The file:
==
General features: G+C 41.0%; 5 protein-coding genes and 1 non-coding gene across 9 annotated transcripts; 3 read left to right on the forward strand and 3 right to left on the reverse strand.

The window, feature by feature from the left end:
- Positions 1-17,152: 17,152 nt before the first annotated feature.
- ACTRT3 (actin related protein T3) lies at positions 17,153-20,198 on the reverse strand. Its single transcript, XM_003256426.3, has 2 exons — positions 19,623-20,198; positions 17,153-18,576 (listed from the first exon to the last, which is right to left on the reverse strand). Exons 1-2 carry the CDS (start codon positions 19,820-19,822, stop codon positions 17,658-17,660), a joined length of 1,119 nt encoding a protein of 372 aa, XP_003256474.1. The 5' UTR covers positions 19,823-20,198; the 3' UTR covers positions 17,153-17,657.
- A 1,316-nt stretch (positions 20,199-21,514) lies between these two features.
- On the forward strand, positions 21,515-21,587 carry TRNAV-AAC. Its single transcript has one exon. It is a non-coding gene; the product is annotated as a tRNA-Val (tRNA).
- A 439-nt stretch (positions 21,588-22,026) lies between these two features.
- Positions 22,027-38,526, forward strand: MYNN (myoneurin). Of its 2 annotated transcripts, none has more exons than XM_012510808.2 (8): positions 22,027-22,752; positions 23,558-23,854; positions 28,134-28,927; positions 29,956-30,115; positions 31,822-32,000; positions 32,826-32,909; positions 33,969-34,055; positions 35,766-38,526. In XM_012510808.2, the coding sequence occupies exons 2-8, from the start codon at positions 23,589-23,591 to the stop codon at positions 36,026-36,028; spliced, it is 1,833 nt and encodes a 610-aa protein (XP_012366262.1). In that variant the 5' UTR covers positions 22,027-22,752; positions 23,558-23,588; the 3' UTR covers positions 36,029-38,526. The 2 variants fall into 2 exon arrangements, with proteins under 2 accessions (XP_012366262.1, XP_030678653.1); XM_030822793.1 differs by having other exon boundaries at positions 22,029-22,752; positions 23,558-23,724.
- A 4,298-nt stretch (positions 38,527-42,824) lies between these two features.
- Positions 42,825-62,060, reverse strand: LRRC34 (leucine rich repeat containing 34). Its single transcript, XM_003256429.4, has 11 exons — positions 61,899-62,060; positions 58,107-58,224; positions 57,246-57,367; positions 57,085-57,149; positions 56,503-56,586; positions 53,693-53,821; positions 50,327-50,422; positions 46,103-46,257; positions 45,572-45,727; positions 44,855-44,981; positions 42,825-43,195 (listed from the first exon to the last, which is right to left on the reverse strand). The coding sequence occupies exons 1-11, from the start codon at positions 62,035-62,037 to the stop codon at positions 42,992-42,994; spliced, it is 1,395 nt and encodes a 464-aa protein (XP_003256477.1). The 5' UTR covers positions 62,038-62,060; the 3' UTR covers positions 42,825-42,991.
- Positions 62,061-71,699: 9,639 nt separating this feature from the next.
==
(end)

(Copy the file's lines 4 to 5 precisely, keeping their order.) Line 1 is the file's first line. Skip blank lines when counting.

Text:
- ACTRT3 (actin related protein T3) lies at positions 17,153-20,198 on the reverse strand. Its single transcript, XM_003256426.3, has 2 exons — positions 19,623-20,198; positions 17,153-18,576 (listed from the first exon to the last, which is right to left on the reverse strand). Exons 1-2 carry the CDS (start codon positions 19,820-19,822, stop codon positions 17,658-17,660), a joined length of 1,119 nt encoding a protein of 372 aa, XP_003256474.1. The 5' UTR covers positions 19,823-20,198; the 3' UTR covers positions 17,153-17,657.
- A 1,316-nt stretch (positions 20,199-21,514) lies between these two features.